Villagers living in Stanmer vented their anger over plans to bring back the Shakedown music festival two years after they say they were promised that it would never return.
But Shakedown boss Matt Priest said that he would be promoting a different event – with four stages for DJs on one day only rather than live acts over two days.
Stanmer resident Jason Knight asked him and council representatives: “How can we trust you?”
He pointed out that Shakedown had moved to Waterhall two years ago after a promise by Brighton and Hove City Council that it wouldn’t return to Stanmer.
“I’m very concerned that we can put an event in that did quite serious damage to the park while the council is saying it’s a heritage site and we’re applying for lottery funding on that basis.”
Mr Priest said: “In no way was it as successful in Waterhall as it was in Stanmer.”
This was in part because Shakedown was popular with students at the neighbouring universities – Sussex and Brighton – and students living close to the bus routes serving the Falmer campuses. Waterhall was harder to reach with poor public transport links.
Mr Priest said: “Shakedown as a brand has been running for five years. We wanted to take the opportunity to change the style of the event.
“What is returning to Stanmer won’t be the Shakedown brand. An event that’s aimed at young people needs refreshing and needs reworking.
“It’s still going to be 18-plus, it’s still going to be a music festival and it’s still going to be large scale.
“It’ll be at the Lower Lodges where it was in 2011. It’s not going to have live music and performers. It’s just DJ-based. There will be four stages. It will be one day. It will finish at 10pm.
“I run ten festivals a summer. I run five events in Brighton.”
He said that in 2012, when Shakedown took place in October, the weather was awful and, he added: “The state we left the park was atrocious.
“The event will be aimed at students. It’s a major festival coming to your doorstep. I appreciate that worries people.
“We’ll work with you to allay any fears that you have. We know the area. We can do a good show.”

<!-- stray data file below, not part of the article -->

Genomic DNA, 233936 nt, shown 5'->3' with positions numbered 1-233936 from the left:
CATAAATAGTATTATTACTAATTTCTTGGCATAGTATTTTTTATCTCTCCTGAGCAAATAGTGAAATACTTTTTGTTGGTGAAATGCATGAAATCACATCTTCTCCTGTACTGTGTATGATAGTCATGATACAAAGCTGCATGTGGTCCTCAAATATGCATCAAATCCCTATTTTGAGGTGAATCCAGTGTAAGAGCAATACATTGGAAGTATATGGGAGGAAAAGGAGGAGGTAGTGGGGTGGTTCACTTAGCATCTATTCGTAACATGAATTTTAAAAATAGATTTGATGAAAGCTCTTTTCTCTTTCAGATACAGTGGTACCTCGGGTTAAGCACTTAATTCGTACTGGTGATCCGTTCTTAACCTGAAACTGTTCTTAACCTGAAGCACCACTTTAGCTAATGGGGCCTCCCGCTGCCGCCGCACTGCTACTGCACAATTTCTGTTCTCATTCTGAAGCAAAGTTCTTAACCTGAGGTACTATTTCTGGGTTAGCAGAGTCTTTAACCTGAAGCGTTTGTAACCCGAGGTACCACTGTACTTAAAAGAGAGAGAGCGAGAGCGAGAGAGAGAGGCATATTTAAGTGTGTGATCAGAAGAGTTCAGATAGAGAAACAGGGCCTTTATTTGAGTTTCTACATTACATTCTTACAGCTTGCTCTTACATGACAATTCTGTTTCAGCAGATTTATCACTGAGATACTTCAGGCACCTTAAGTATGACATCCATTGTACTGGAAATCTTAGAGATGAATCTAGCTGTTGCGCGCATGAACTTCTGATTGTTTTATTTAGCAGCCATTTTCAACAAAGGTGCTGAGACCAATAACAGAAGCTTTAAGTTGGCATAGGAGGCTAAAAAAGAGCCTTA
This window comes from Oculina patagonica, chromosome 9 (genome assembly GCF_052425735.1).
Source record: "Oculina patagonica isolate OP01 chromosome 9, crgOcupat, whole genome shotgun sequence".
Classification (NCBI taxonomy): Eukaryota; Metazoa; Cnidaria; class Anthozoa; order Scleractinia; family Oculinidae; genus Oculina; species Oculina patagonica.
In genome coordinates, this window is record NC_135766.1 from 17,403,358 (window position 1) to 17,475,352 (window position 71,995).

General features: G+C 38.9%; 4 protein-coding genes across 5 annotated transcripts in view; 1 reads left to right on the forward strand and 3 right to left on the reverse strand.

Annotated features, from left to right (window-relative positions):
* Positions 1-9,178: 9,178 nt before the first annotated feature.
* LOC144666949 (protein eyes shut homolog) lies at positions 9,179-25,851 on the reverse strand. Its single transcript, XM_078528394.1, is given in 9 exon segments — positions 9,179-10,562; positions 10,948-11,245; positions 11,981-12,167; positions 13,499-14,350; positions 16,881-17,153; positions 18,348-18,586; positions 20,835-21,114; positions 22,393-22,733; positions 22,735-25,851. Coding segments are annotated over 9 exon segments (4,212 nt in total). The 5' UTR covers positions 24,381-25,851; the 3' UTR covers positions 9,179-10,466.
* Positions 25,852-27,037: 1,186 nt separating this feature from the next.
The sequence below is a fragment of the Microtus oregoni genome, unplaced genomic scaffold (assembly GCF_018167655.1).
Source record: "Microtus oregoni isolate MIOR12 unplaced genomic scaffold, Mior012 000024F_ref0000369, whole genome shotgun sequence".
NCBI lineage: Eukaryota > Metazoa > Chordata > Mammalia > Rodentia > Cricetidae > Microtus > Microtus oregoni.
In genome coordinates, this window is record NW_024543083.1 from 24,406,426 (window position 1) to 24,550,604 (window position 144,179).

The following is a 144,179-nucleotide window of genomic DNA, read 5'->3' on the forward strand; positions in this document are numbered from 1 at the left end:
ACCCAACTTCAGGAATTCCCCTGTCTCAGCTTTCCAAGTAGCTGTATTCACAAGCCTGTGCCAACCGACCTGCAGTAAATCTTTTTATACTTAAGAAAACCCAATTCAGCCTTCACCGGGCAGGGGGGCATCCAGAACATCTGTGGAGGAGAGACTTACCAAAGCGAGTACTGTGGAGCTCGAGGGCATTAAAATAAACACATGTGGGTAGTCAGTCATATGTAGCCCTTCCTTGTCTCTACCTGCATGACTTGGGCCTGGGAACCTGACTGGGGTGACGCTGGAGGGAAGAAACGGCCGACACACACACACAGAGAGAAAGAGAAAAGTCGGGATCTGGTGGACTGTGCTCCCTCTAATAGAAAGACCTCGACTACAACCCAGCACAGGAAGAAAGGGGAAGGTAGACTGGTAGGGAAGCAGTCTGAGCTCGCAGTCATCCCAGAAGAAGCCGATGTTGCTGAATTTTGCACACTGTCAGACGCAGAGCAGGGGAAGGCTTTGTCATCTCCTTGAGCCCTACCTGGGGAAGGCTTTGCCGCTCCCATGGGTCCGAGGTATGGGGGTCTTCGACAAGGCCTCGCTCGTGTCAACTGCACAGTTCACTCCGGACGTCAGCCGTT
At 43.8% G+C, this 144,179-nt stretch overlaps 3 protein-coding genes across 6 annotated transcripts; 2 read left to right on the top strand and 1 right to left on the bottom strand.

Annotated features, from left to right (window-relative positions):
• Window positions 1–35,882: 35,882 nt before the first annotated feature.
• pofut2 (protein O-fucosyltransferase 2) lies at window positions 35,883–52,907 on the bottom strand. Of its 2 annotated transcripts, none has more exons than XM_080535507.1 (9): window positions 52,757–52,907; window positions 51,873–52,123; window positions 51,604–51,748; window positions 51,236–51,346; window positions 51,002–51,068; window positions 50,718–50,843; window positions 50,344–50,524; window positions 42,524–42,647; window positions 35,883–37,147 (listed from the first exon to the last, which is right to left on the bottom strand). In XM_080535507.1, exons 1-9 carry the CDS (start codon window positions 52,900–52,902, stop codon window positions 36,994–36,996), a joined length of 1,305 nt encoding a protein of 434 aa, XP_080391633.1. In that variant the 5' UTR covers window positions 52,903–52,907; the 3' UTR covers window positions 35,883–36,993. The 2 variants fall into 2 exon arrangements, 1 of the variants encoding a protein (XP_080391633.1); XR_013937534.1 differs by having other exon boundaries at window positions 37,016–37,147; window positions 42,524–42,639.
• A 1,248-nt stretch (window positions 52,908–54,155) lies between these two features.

Villagers were sceptical and raised objections and asked several questions. A deputation is expected to spell out villagers’ concerns to the council at a meeting tomorrow.
After hearing that Shakedown’s application to return was dealt with openly in the usual way, Christina Summers, the former councillor who chaired the meeting in Stanmer last night (Tuesday 22 March), said: “There is a feeling that things are sometimes done by the letter of the law rather than the spirit of the law.”
Her comment reflected concerns that people at the council would have known that the application was sensitive but had not made any effort to bring it to the attention of those affected by it.
The meeting ended with Mr Priest having promised villagers that he would listen and respond to their concerns.
Councillor Tracey Hill, who represents Hollingdean and Stanmer Ward on the council, attended the meeting at Stanmer House along with fellow Labour councillor Alan Robins.
Council officials also went along and spoke about the process for approving and managing events in council parks and to try to reassure residents.
An official report to councillors in January 2014 – three months after the event was last held in Stanmer Park – said: “The 2013 event brought a number of challenges to both the council and its partner agencies.
“There were issues of drug and alcohol use, traffic management problems and public order concerns.”
The council has included Shakedown in its events diary for Saturday 17 September.
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